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Assumptions About Autistic Friendships

I was recently contacted about the assumptions people have about autistic people and how we are often paired with other autistic people without thought for whether those people will actually get along. They are paired simply because they are both autistic. So I wanted to use this blog to address this and highlight that we need to be seen as individuals who can choose who we have relationships with.

Everyone in the world is unique and has their own interests. Any chosen relationship is based on those interests and experiences that are shared. Due to everyone’s experiences being different it means that not everyone will automatically get along with each other.

This is also the case with autistic people. Whilst we have the shared experience of being autistic, just like neurotypicals we will have different interests and views that makes us all unique. However, this often seems to be forgotten and instead there is an assumption that all autistic people will automatically get along because we are autistic. You wouldn’t expect two neurotypicals with completely different views and interests to get along so the same should apply to autistic people too.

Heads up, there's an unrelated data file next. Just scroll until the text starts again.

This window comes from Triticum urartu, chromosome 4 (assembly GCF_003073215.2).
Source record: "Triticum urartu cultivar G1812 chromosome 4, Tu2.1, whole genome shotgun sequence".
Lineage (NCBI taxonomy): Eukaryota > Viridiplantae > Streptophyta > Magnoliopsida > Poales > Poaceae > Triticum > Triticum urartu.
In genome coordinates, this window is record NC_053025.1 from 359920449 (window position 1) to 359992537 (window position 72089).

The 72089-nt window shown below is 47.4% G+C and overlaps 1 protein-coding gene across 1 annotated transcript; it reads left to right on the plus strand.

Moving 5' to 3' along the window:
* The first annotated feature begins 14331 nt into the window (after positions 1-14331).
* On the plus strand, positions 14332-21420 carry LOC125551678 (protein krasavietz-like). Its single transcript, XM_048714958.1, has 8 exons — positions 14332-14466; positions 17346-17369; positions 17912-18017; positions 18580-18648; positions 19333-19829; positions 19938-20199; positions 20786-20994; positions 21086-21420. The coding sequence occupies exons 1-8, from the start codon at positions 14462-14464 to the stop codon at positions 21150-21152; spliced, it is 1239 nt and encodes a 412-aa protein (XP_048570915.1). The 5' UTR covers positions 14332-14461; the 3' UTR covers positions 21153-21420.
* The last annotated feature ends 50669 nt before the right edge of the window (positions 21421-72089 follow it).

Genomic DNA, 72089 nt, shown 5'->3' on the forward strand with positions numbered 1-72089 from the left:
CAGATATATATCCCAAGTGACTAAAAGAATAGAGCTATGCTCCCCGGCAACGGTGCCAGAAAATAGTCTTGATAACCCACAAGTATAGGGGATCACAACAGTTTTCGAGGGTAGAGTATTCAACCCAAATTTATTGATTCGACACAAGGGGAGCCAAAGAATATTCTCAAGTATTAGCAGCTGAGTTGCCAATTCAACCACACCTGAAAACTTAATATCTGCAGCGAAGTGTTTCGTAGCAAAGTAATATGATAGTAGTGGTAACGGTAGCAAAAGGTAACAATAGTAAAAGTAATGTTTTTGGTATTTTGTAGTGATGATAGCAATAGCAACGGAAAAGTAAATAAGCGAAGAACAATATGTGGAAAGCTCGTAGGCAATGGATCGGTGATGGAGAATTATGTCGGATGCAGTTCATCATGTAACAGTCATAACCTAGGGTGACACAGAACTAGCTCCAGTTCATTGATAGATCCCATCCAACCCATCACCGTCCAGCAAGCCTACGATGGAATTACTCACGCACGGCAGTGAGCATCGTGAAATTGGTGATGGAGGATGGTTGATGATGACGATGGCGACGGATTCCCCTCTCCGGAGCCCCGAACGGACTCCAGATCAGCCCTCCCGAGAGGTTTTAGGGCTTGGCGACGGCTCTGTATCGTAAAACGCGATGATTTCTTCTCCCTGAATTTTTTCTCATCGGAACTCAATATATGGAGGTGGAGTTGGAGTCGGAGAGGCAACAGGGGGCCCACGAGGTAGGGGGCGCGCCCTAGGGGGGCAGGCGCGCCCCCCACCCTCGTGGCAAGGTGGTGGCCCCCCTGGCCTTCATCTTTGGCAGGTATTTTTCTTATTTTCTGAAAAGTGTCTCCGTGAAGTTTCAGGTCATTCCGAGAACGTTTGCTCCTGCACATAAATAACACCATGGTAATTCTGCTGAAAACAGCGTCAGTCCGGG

There are many occasions where an autistic person is asked to ‘look after’ another autistic person simply because they are both autistic. But this shouldn’t always happen and if anything this only acts to separate us from neurotypicals.

I have even seen and heard of so many examples in schools of all autistic children being told they must sit together because they are grouped by being autistic. This is just wrong as I have seen that some autistic children, just like autistic children can’t work together and actually trigger each other.

I’m not saying that autistic people can’t be friends with each other but just want to highlight that rather than always enforcing these relationships allow us the ability to choose these relationships. We are individuals and deserve to be seen in this way.


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